(The tears...the tears...they blur my vision...)

And then The Big One came. I was living in the Midwest. As if the pain wasn't enough. She was admitted to the Torrence State Mental Hospital. A state institution. Two hours from my parents' home.

For a year.

And my dad, God Bless Him Always, drove to see her several times a week. Four hours roundtrip. Because he made a committment in the eyes of God. In sickness and in health.

And then I came home for 48 hours that Christmas. Because that's all my retail job would allow. (Because nothing--NOTHING--is more important than retail at Christmas.) And my dad and I drove to see my mom. In the psych hospital. On Christmas Day. Without my brother. Because he refused to come. And there were bars on the window of the room we got to meet her in. And the staff had to inspect our presents. To make sure nothing was sharp. Or had glass. Or could be used to hurt herself.

Merry Christmas. But not merry at all.

And I sobbed the whole way home.

And two months ago she attempted suicide. A story I cannot share with you quite yet. But she was on life support for three days. And do you know what I did?

I prayed that God would take her.

I prayed so hard. As her blood pressure dropped. As the ambulance raced to get her. As my dad's shaky voice on the phone got shakier.

I prayed. God, please take her. Take her from this pain--mine, hers, my family's. Take her.

TAKE HER.

But He didn't.

(the tears...the tears...they blur my vision...)

And when she woke, she went back into the hospital. For a month.

He didn't take her.

And now she's home. Again. And I don't know what will happen next. The meds have stabled her a bit. She has learned how to use email. She even text messages me sometimes. There are moments in which She Has Her Mind. But I wonder when she will lose it again.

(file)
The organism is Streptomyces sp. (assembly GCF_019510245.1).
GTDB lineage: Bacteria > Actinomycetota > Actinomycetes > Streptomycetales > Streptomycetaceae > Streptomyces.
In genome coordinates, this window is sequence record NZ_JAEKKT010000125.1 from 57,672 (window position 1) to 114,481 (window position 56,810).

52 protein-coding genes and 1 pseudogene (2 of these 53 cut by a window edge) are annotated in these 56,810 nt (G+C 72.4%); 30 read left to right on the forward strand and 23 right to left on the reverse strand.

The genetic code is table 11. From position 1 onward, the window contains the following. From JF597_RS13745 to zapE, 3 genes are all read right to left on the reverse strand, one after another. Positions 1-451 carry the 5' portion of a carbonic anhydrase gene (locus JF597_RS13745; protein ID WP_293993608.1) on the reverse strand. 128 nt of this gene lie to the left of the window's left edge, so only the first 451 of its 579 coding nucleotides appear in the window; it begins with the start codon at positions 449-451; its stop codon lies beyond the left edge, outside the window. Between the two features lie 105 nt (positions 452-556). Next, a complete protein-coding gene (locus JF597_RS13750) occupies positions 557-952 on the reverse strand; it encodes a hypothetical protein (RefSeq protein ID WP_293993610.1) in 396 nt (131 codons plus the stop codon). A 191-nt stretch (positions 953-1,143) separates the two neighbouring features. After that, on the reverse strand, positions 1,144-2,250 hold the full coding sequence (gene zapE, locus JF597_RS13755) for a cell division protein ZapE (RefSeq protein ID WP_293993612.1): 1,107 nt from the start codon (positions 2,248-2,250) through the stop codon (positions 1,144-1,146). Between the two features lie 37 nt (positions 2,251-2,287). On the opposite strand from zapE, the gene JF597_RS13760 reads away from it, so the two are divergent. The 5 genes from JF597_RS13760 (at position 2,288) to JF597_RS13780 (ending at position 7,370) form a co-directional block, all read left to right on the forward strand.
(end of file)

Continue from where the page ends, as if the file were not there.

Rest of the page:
And my father...the sadness I feel for him cannot be put into words. Not here. Not anywhere. God Bless Him. God Bless Him.

God.
Bless.
Him.
PLEASE.

This is schizophrenia.

This is what it looks like. What it sounds like. What it does.

And I wish--oh, how I wish--that she'd had cancer instead.

There's an end with cancer. Either the sweet release of death for the body, or the death of the cells and then a cancer-free body. From chemo. Radiation. Pills. The suffering eventually ends. Yes, it is terrible--I have watched ones I love suffer from it. I have watched bladder cancer, brain cancer, and skin cancer claim the lives of three of the greatest loves of my life. But that suffering, for me, for my family, was never anything close to what we've felt as we watch my mother suffer. Twenty years it's been.

TWENTY YEARS. No release. Just suffering.

With schizophrenia, there is no sweet release. There is no cure. There is no way to make her mind healthy. It is continual pain.

Pain, pain, pain.

Oh, how I wish she'd had cancer.

And I miss my mother. The one I never had.

I will never know what it's like to have a mother-daughter bond. Her mind doesn't allow it. She bore me. That is all.

(the tears...the tears...they blur my vision...they cleanse my soul)


with love from Pittsburgh,
Laura

12 lovely bits o' feedback.:

Rachel said...

This story is powerful and heartbreaking. Schizophrenia is a devastating illness. I am sorry you have to go through this.